Our centers employ Certified Nurse Anesthetists working together with our physicians to provide sedation with the utmost concern for your comfort and safety. You will be monitored closely during the procedure using state of the art technology. Once you are fully asleep, your doctor will proceed with the exam. We will situate you on your side or back while we insert the colonoscope. You can expect the procedure to last 15 to 60 minutes. After your colonoscopy is complete, you will be cared for in a recovery area until the effects of the sedation have worn off. Your doctor will give you the results of your colonoscopy and provide any additional information you may request. You’ll also be given discharge instructions regarding how soon you can eat and drink, plus other guidelines for resuming your normal routine.
What Happens If the Doctor Sees Something Abnormal?
If one of our physicians believes an intestine area requires further investigation, we will pass a forceps instrument through the colonoscope to obtain a sample of the colon lining – which is called a biopsy. While biopsies might seem scary, they are taken for many reasons, not just determining whether the patient has cancer. Sometimes we will take a cytology test, which involves inserting a small brush into the lining to collect cells. We then submit these specimens to a pathology lab for analysis. If we perform the colonoscopy because of bleeding, we can control these areas by coagulating the bleeding vessels. Another common abnormality is polyps, which we generally remove.
What Are Polyps, And Why Do You Remove Them?
Polyps are abnormal growths found on the colon line. They vary in size from tiny dots to several inches. Most polyps are benign or non-cancerous, but our physicians cannot always determine whether the polyp is benign or malignant, so we always remove them and send them to a pathologist for tissue analysis. Removing these polyps is a critical element in preventing colon cancer. Just as with the colonoscopy procedure itself, we can assure you there is no pain and only minimal post-procedure discomfort.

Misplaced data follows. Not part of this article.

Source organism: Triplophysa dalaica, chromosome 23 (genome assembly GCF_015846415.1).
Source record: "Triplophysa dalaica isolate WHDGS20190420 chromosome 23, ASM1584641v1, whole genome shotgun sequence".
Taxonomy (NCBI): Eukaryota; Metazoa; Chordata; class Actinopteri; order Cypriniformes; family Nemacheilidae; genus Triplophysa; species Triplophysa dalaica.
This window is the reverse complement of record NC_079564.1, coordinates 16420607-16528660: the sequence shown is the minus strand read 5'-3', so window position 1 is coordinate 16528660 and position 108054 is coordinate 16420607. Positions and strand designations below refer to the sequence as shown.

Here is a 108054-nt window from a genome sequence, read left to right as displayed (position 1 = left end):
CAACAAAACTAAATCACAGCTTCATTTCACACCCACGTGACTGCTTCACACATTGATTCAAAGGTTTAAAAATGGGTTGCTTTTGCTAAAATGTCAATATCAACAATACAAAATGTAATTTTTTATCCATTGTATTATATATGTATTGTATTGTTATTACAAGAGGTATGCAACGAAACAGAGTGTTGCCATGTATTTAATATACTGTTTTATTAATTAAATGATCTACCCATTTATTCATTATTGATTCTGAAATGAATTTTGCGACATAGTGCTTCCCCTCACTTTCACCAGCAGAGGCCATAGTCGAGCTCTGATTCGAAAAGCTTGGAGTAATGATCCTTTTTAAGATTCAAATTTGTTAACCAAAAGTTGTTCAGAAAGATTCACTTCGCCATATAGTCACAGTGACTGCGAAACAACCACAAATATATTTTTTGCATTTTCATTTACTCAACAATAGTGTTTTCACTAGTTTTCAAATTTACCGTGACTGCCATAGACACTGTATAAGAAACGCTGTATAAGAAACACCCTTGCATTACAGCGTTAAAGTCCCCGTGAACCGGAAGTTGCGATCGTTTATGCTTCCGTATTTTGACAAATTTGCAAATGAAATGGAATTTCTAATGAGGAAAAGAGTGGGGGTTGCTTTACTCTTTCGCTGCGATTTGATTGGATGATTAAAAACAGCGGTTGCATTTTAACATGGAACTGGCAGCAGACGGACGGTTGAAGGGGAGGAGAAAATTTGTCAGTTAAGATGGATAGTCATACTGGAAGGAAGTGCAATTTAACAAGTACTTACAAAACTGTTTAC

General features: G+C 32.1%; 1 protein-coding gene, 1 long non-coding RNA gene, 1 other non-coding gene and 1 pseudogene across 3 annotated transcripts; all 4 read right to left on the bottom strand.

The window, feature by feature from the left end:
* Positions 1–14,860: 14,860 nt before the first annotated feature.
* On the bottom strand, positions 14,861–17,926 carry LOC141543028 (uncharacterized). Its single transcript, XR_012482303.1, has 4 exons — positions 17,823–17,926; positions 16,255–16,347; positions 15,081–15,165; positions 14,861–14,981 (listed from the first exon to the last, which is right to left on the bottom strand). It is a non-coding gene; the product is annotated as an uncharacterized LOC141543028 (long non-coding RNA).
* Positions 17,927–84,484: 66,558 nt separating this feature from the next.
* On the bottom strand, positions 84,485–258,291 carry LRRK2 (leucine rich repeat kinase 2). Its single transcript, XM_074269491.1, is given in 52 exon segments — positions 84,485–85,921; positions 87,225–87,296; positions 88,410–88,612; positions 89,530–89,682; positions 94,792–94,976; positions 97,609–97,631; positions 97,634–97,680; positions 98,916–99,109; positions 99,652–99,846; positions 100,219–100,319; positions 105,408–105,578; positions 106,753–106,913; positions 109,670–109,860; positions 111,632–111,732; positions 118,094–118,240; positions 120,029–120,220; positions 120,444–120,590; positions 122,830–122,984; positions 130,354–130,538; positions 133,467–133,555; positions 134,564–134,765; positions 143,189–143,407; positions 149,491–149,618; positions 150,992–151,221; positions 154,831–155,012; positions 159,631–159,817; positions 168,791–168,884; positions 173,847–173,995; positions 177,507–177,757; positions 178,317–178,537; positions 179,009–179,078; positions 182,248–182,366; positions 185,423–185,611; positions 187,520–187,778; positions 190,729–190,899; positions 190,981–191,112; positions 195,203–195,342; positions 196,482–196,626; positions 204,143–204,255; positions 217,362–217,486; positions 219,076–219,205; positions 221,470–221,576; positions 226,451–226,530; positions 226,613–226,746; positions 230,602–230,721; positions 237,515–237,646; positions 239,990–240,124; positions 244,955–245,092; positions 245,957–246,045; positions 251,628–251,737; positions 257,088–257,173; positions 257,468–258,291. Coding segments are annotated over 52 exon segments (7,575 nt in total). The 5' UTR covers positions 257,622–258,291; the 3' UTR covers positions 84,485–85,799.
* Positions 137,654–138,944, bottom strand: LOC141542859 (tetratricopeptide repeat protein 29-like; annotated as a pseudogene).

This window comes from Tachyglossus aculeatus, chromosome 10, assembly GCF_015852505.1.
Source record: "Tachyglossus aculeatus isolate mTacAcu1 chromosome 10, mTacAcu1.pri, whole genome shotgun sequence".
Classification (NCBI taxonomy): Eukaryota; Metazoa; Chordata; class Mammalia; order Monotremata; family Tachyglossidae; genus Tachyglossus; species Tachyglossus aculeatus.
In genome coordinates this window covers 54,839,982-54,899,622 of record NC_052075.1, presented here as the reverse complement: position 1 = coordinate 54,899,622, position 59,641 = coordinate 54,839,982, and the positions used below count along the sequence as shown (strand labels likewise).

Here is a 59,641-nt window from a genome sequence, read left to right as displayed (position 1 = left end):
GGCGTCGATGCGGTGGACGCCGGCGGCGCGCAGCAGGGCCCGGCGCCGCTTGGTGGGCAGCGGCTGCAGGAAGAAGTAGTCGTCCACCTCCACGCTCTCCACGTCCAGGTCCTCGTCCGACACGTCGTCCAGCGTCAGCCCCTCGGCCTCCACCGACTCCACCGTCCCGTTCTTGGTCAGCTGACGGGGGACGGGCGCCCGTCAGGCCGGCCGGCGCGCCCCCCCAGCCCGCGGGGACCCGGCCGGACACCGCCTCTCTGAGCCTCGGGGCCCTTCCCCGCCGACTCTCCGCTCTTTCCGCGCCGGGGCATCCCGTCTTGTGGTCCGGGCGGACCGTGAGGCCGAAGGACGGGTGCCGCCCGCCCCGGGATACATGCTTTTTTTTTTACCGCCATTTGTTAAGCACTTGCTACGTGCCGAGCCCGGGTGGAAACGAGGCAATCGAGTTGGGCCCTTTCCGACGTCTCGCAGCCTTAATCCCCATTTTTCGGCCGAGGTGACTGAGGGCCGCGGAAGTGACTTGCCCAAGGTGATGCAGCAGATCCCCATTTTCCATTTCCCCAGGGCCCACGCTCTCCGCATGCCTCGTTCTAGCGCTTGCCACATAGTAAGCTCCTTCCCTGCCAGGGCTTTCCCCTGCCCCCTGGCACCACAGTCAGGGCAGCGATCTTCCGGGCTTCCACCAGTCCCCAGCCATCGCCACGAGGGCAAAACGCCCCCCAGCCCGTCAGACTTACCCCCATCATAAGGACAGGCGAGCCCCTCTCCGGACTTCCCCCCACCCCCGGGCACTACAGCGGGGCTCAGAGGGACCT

How Do You Remove Polyps?
At GI Specialists of Georgia, we use several methods to remove or destroy polyps during a colonoscopy procedure.. When it comes to large polyps, we must remove them by using a technique called snare polypectomy. We pass a wire loop through the colonoscope and sever the polyp from the intestine by using an electrical current during this procedure. There is no pain during this procedure. There is a small risk that the procedure can burn the colon wall, resulting in an emergency procedure.
What Are the Possible Complications of a Colonoscopy?
Most colonoscopy procedures happen without any complications. Sometimes, a tear can occur in the bowel wall, requiring minor surgery to repair. In this case, we will try to repair the tear through the colonoscope before ordering a surgical procedure. In some cases, we might require a blood transfusion, but this is rare. In some cases, patients might have a negative reaction to sedatives we use or complications from heart or lung disease. Some patients also report localized irritation in the vein where we injected the medications, but this will eventually go away. We recommend applying hot compresses to the area to speed up the recovery process. Bleeding is a normal part of the recovery process from a polypectomy and should go away within a few days. If you notice any of the following symptoms, contact our specialists immediately:
- Severe abdominal pain
- Fever and chills
- Rectal bleeding of more than one-half cup
Why Choose GI Specialists of Georgia
We offer high-quality treatment that combines a compassionate bedside manner with state-of-the-art technology. We can diagnose a broad spectrum of digestive disorders in addition to colon cancer by using colonoscopies. We are a team-based practice that emphasizes collaboration. More crucially, we have nine locations, giving Georgia residents plenty of options for treatments. We also have access to clinical research trials. Our facilities can perform additional gastrointestinal procedures, including flexible sigmoidoscopies, hemorrhoidal bandings, and esophageal manometries. We are also sensitive to the current COVID-19 pandemic, so we offer state-of-the-art telehealth appointments. We can screen you for symptoms during these appointments to determine whether a colonoscopy is the appropriate course of action. Contact us today to schedule an appointment.